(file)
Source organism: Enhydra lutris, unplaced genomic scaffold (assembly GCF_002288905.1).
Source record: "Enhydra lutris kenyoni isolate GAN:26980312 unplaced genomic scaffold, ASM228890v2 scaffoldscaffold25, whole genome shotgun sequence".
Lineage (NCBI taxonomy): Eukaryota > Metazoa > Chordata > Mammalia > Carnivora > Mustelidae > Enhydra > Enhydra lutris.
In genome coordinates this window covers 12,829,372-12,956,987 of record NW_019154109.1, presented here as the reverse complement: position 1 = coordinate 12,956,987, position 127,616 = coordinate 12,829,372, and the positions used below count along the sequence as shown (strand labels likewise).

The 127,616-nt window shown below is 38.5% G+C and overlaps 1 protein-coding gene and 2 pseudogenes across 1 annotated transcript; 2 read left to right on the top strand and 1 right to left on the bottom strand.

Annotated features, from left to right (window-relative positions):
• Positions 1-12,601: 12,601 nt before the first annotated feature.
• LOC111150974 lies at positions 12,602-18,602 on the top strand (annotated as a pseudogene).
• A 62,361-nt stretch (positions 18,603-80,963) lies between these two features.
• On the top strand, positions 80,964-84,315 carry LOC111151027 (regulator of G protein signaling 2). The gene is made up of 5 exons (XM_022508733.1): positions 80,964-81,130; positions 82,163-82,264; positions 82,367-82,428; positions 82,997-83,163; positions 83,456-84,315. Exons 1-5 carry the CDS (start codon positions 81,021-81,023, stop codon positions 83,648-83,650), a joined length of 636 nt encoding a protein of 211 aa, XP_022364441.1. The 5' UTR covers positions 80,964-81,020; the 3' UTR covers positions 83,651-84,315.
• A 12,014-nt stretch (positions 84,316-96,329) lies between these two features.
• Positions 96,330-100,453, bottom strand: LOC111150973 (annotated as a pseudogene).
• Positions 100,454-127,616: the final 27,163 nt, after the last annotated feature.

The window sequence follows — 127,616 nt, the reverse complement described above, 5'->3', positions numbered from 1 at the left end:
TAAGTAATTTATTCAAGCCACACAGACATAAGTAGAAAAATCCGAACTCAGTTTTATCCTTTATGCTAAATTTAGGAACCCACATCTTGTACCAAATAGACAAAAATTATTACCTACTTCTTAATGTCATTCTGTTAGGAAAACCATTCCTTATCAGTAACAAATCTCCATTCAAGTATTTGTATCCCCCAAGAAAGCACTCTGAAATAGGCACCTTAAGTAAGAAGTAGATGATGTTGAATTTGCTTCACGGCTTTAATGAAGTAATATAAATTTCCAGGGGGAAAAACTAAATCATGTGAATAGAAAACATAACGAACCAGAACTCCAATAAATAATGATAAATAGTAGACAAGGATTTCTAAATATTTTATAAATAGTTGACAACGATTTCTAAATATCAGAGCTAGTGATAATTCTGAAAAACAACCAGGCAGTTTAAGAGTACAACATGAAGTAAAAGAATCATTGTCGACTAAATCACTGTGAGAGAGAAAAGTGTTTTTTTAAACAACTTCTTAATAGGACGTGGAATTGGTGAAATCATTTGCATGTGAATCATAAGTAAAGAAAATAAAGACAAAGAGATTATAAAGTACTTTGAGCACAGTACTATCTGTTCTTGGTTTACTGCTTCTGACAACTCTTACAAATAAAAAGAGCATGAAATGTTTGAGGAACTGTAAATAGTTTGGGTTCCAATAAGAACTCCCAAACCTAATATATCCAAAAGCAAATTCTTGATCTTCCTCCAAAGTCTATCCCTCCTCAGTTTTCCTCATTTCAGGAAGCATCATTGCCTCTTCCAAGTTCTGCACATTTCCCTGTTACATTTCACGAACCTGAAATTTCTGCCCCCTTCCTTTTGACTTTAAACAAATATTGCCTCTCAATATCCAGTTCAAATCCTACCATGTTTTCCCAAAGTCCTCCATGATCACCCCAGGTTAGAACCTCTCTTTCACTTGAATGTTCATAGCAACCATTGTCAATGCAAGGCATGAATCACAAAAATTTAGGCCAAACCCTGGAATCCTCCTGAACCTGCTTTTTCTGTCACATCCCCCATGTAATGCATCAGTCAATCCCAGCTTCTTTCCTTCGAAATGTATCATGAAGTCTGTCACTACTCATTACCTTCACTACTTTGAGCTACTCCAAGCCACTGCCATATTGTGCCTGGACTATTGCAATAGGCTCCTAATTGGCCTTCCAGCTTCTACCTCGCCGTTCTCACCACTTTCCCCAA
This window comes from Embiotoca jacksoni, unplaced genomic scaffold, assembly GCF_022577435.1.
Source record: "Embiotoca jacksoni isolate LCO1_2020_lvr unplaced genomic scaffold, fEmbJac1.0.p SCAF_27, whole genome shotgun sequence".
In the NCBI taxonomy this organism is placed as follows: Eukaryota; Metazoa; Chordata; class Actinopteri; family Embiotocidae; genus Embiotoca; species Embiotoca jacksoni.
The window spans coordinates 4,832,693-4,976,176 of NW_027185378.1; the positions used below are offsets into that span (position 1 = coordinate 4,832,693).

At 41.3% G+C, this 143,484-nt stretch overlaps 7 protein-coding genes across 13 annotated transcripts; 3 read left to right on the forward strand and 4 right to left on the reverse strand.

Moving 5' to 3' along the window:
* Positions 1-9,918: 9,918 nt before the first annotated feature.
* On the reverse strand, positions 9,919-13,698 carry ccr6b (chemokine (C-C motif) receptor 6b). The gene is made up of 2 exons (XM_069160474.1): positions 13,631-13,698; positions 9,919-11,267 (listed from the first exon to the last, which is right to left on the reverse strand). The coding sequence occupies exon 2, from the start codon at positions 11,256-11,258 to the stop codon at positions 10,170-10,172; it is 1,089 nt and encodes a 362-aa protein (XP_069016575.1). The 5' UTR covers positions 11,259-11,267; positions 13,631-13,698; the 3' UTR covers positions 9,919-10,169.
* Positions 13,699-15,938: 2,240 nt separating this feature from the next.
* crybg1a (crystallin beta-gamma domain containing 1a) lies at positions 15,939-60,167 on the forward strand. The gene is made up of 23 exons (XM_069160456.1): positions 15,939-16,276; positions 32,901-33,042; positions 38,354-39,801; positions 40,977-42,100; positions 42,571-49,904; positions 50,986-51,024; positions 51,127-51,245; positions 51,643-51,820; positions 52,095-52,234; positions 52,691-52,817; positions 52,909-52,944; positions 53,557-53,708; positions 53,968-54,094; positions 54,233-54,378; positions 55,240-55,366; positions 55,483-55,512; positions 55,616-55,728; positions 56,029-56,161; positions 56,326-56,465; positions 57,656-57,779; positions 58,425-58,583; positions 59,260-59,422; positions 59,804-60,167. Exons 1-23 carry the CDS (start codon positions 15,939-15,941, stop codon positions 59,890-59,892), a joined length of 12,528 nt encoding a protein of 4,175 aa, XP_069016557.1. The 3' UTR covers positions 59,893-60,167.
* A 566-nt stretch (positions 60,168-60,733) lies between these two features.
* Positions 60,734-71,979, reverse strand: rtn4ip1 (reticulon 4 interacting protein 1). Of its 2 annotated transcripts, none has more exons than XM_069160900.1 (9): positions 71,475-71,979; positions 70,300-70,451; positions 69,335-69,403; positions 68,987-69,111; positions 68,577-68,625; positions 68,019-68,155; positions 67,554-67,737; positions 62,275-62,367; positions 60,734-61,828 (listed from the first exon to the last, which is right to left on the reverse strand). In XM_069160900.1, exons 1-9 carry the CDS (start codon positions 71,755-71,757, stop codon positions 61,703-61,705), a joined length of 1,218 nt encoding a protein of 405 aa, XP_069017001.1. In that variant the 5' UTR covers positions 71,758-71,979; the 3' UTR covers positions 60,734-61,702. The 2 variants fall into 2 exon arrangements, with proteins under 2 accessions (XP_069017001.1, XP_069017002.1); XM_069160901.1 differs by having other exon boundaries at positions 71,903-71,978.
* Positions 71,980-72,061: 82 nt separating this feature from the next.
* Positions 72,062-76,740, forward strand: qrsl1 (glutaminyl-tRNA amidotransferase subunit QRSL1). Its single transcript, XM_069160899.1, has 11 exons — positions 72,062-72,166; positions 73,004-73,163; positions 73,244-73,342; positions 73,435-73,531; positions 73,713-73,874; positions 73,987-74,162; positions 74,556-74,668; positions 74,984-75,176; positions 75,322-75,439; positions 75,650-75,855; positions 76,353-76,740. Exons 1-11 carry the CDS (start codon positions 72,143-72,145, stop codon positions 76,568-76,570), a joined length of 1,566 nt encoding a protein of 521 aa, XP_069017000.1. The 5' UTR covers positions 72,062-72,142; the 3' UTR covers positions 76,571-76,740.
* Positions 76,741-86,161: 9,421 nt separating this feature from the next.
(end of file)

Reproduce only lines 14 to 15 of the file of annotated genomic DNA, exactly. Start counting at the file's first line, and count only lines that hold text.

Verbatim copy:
The window sequence follows — 127,616 nt, the reverse complement described above, 5'->3', positions numbered from 1 at the left end:
TAAGTAATTTATTCAAGCCACACAGACATAAGTAGAAAAATCCGAACTCAGTTTTATCCTTTATGCTAAATTTAGGAACCCACATCTTGTACCAAATAGACAAAAATTATTACCTACTTCTTAATGTCATTCTGTTAGGAAAACCATTCCTTATCAGTAACAAATCTCCATTCAAGTATTTGTATCCCCCAAGAAAGCACTCTGAAATAGGCACCTTAAGTAAGAAGTAGATGATGTTGAATTTGCTTCACGGCTTTAATGAAGTAATATAAATTTCCAGGGGGAAAAACTAAATCATGTGAATAGAAAACATAACGAACCAGAACTCCAATAAATAATGATAAATAGTAGACAAGGATTTCTAAATATTTTATAAATAGTTGACAACGATTTCTAAATATCAGAGCTAGTGATAATTCTGAAAAACAACCAGGCAGTTTAAGAGTACAACATGAAGTAAAAGAATCATTGTCGACTAAATCACTGTGAGAGAGAAAAGTGTTTTTTTAAACAACTTCTTAATAGGACGTGGAATTGGTGAAATCATTTGCATGTGAATCATAAGTAAAGAAAATAAAGACAAAGAGATTATAAAGTACTTTGAGCACAGTACTATCTGTTCTTGGTTTACTGCTTCTGACAACTCTTACAAATAAAAAGAGCATGAAATGTTTGAGGAACTGTAAATAGTTTGGGTTCCAATAAGAACTCCCAAACCTAATATATCCAAAAGCAAATTCTTGATCTTCCTCCAAAGTCTATCCCTCCTCAGTTTTCCTCATTTCAGGAAGCATCATTGCCTCTTCCAAGTTCTGCACATTTCCCTGTTACATTTCACGAACCTGAAATTTCTGCCCCCTTCCTTTTGACTTTAAACAAATATTGCCTCTCAATATCCAGTTCAAATCCTACCATGTTTTCCCAAAGTCCTCCATGATCACCCCAGGTTAGAACCTCTCTTTCACTTGAATGTTCATAGCAACCATTGTCAATGCAAGGCATGAATCACAAAAATTTAGGCCAAACCCTGGAATCCTCCTGAACCTGCTTTTTCTGTCACATCCCCCATGTAATGCATCAGTCAATCCCAGCTTCTTTCCTTCGAAATGTATCATGAAGTCTGTCACTACTCATTACCTTCACTACTTTGAGCTACTCCAAGCCACTGCCATATTGTGCCTGGACTATTGCAATAGGCTCCTAATTGGCCTTCCAGCTTCTACCTCGCCGTTCTCACCACTTTCCCCAA